IT security threats are becoming ever bigger in their scope and ever more ingenious. CIOs need to pay special attention to IT security if they want to keep the company they work for and its data safe.
As the use of IT solutions among organisations expands and users gain access to more and more corporate information from multiple devices, some of which belong to the users themselves, the IT security challenge is getting tougher.
According to a report by UK-based IT industry analyst firm Freeform Dynamics, many users don't fully grasp the concept of security and this can be as threatening as malicious intent and targeted attacks. Poor end-user IT security can also lead to financial costs, with fines for data breaches rising. And if valuable intellectual property has been affected, that can have damaging long-term effects on the organisation. It is the job of CIOs to raise awareness about the importance of training users to understand not only what to do to boost IT security, but why it is vital that such processes and practices be implemented in the organisation.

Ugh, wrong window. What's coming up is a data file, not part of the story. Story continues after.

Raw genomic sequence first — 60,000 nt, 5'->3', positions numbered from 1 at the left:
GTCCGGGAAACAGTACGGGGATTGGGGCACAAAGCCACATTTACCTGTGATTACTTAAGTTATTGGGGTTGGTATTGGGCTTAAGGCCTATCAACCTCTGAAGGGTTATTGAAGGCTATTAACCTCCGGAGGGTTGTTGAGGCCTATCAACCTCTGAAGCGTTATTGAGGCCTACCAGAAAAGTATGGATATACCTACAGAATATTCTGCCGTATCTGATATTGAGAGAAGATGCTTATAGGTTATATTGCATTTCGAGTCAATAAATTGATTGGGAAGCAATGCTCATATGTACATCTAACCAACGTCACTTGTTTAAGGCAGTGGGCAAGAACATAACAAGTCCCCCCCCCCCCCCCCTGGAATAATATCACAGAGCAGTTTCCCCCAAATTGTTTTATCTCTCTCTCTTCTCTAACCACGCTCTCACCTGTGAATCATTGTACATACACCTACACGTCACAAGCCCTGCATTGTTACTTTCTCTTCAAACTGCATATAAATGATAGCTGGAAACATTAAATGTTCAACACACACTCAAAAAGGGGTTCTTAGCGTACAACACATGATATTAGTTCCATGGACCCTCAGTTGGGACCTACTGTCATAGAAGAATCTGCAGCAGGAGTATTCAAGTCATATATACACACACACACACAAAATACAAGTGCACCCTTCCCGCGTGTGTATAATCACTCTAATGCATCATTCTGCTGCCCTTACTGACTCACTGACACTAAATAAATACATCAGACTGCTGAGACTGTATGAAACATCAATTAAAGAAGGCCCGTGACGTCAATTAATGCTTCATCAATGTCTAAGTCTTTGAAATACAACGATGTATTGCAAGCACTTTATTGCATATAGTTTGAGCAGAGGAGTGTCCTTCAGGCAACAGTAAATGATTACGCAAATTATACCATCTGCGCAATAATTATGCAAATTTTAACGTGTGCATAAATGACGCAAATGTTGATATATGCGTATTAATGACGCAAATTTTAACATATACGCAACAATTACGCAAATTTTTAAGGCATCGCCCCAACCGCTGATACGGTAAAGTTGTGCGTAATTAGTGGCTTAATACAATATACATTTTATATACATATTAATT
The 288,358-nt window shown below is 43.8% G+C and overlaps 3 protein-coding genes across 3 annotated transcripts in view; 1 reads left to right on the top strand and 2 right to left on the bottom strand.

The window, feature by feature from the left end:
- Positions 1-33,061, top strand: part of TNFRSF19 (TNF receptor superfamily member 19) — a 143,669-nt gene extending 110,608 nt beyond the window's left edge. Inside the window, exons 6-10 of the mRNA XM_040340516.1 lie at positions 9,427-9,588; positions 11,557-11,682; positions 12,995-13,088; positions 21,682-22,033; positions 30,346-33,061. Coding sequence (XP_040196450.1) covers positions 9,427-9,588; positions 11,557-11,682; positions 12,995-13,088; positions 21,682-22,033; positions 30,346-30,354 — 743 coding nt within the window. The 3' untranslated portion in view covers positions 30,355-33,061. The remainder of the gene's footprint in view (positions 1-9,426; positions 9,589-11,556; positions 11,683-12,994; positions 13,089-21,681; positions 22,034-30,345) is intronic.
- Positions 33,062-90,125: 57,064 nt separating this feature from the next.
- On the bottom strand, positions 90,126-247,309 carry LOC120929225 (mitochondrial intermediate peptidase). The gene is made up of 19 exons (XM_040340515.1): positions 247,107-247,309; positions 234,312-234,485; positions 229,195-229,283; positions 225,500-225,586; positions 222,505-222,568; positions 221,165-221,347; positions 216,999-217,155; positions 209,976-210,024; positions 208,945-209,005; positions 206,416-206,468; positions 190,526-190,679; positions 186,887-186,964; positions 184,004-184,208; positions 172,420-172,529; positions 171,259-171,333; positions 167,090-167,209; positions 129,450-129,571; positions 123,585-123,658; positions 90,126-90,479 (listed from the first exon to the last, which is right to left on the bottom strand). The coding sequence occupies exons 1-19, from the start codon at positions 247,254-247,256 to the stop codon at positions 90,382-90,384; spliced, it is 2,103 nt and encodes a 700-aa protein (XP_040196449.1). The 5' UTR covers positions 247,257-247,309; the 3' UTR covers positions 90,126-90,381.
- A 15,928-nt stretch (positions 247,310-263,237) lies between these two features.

The UK's Financial Conduct Authority (FCA) recently expressed concern about cybercrime and the reliability of technologies in the banking sector in general. Together with the Prudential Regulatory Authority and the Bank of England, the FCA is planning to conduct a year-long review of how well UK banks are coping with their exposure to technology risks and how fit their IT systems are to protect them.
Whether inside the financial services sector or outside it, the task of achieving a good level of IT security remains critical. If CIOs don't raise security awareness among users and don't train them properly, even the best technology can't help their organisations stay protected.